Footsie closes in on key 6,000 mark

LONDON FTSE 100 CLOSE 5,951.80 +60.19

A STRONG run for mining stocks helped the FTSE 100 Index push above the 5,950-mark yesterday for the first time since June 2008.

The London market closed up 60.19 points, or just over 1 per cent, at 5,951.8 - despite a warning from credit ratings agency Moody's that it may lower Portugal's rating. The blow comes just days after a similar move by the credit ratings agency on Spain.

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Ben Critchley, senior sales trader at IG Index, said: "The Santa rally built up a head of steam all day long and finally the FTSE 100 index managed to decisively clear the 5,900-level, which had stemmed rallies over the past week.

"There has been nothing to puncture the feel-good factor for markets in recent days, leaving traders eyeing up the psychological 6,000-mark on the FTSE as the next target."

The pound fell against the dollar at $1.54 and was down against the euro at €1.17 after UK public finance figures came in much worse than expected at 23.3 billion in November - a monthly record.

But higher metal and oil prices boosted commodity stocks, while banking giants also made decent gains following a poor run sparked by fears of European debt contagion. Royal Bank of Scotland finished at the top of the risers' board, up more than 4 per cent or 1.7p to 40.2p, while Barclays added 7.4p to 268.4p. Lloyds, which spooked investors on Friday after it highlighted the impact of Ireland's mounting debt crisis on its books, also made headway, up 1.6p to 68.5p.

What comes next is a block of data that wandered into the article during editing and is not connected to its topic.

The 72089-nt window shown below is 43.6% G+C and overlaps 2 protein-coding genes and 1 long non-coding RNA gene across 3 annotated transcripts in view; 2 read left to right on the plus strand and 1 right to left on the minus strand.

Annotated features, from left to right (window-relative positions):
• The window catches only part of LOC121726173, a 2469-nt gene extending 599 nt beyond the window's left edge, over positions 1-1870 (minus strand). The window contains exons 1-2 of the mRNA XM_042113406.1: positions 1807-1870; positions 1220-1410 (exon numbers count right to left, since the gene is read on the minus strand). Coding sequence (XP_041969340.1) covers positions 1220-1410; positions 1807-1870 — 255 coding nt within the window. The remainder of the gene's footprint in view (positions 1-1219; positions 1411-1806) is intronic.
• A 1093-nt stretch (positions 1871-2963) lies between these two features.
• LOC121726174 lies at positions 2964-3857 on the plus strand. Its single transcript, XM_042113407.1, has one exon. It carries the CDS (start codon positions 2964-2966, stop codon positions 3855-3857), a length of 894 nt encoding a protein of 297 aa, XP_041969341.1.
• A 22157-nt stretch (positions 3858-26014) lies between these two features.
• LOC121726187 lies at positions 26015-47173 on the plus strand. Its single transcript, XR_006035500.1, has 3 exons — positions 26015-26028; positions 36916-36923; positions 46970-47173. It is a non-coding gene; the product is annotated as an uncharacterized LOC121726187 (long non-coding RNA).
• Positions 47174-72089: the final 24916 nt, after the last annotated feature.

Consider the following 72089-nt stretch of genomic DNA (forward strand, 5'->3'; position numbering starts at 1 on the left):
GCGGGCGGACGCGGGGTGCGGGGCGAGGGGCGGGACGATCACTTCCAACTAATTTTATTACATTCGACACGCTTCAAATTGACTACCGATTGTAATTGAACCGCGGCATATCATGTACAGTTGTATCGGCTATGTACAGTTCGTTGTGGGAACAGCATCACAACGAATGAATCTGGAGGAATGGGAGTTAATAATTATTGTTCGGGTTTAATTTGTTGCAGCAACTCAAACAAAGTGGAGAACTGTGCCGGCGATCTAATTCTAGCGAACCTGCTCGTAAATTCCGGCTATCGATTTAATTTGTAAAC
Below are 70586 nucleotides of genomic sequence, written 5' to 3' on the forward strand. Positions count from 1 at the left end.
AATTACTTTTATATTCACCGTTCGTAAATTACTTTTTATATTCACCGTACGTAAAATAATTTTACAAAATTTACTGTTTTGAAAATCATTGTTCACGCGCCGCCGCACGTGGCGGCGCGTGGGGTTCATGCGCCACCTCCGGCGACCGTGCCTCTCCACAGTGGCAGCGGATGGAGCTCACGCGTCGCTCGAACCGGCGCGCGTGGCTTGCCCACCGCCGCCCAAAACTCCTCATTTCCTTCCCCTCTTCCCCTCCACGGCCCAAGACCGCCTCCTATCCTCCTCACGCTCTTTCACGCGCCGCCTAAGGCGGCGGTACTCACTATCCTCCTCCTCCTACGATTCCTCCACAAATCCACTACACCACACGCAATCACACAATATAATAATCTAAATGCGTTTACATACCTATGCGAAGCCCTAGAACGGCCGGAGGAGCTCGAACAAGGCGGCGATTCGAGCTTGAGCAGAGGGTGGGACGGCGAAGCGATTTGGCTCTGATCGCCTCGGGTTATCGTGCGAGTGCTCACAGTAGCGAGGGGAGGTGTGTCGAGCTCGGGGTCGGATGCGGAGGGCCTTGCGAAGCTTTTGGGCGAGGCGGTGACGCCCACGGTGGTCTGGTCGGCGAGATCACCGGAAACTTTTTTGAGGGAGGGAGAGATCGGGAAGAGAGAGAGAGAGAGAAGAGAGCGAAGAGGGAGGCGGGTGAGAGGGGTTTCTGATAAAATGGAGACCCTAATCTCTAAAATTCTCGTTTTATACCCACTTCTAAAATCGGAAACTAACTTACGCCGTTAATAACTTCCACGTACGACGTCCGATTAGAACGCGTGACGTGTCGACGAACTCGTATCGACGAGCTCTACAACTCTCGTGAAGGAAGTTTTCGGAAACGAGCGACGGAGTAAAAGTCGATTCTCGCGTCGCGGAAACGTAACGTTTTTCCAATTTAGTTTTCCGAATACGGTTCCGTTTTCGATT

Miners likewise dominated the risers' board, with Anglo American up 131p to 3,272.5p, Xstrata up 51p to 1,506p and Eurasian Natural Resources ahead 31.5p to 1,031p.

Rolls-Royce gained 13p to 650p after the European Aviation Safety Agency said it was set to relax inspection rules imposed on its Trent 900 engines. The rules were set last month after a Trent 900 on a Qantas A380 superjumbo blew apart on take-off from Singapore.

But thin trading volumes in the lead up to the Christmas holidays were also thought to be behind yesterday's volatility.

The surge came despite news of more woes in the retail sector after small cap stock Alexon - the owner of the Ann Harvey, Dash and Kaliko brands - issued a profits warning following snow-hit sales.Alexon's shares plummeted 18 per cent or 2.8p to 12.3p.

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The figures confirmed the problems experienced by retailers across the country as snow and ice keeps shoppers away from stores in what should be the busiest week of the year.

Blue-chip retailers were also down, with Marks & Spencer dropping 2.9p to 370p and Next off 4p at 1,964p.

But grocers pulled back from Monday's declines, with Tesco ahead 1.2p at 431.3p, Sainsbury's advancing 2.9p at 376.1p and Morrisons up 1.9p at 266.5p.

BT dropped after the communications watchdog issued a "statement of objections", setting out its view that BT has infringed competition law in relation to the pricing of its wholesale calls product between July 2008 to April 2009.

BT denied the claim and said it would co-operate with Ofcom's investigation. Shares fell 1.3p to 185.8p.